Quality primary care linked to fewer hospitalizations, even during a pandemic, study finds

Strengthening primary care systems directly reduces hospitalizations — even during a large-scale health event like a pandemic — a new study, published Jan. 21 in the Annals of Family Medicine, revealed.

When patients are able to access high-quality primary care services like screenings, immunization and other comprehensive facets of care, that care is associated with a reduction in hospitalizations, Japanese researchers who conducted the study found.

The research also underscores the importance of the continuity of care, which was a related factor also strongly correlated with reduced hospitalizations.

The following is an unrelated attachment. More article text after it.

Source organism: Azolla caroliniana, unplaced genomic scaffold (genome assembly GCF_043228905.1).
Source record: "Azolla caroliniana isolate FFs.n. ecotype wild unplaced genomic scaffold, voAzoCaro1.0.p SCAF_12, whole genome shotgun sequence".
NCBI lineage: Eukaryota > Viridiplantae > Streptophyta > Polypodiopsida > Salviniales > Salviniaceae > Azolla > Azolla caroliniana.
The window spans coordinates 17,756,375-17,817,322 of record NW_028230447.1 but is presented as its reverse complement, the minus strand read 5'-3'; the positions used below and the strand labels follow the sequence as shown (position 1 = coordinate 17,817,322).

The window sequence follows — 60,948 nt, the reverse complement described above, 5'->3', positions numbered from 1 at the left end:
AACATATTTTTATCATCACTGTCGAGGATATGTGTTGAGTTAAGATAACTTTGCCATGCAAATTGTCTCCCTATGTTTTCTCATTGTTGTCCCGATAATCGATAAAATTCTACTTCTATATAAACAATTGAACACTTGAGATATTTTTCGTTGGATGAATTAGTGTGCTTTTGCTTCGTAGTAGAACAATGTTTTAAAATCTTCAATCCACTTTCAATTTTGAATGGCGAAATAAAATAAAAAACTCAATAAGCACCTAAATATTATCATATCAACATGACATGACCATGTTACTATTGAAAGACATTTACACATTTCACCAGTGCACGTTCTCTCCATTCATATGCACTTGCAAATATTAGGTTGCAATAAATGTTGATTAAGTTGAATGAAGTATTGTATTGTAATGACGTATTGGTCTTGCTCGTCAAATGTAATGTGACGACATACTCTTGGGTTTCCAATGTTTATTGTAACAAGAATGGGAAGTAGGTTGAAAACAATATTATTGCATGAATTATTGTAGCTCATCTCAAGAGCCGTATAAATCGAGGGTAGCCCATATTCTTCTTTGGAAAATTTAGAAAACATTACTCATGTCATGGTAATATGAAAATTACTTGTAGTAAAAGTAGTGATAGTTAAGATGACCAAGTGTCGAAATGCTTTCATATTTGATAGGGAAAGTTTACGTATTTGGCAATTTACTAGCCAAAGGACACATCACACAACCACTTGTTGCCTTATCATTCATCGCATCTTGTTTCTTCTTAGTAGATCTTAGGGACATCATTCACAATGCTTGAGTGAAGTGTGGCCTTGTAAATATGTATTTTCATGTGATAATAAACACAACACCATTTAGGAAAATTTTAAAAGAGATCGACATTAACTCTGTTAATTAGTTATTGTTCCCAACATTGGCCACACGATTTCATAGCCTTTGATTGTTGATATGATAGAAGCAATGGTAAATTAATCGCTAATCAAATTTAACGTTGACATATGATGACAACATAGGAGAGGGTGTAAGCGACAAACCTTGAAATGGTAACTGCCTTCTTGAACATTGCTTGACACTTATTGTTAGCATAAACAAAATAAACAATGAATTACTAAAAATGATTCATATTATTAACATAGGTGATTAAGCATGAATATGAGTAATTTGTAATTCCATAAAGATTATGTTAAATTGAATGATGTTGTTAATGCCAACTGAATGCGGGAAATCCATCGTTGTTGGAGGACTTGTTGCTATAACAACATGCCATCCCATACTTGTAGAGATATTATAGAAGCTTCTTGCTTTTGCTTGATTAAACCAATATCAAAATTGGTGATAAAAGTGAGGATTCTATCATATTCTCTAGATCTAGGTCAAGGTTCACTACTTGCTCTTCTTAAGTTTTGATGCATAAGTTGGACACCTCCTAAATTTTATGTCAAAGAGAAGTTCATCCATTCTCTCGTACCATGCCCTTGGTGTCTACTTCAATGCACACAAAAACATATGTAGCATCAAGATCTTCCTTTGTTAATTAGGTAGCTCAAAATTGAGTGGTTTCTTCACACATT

"Our findings support policies that seek to strengthen the primary care systems in each country during and after the COVID-19 pandemic," the authors of the research wrote. 

A representative sample of more than 1,000 Japanese adults between 40 and 75 were closely studied from May 2021 through April 2022. Researchers closely tracked their interactions with primary care measures such as first contact, longitudinality, coordination, comprehensiveness and community orientation, and monitored them for any incidence of hospitalization during the research period. 

They detailed that further investigation into preventive care and management of chronic diseases, mental health and social health disparities is important for future research to look at.


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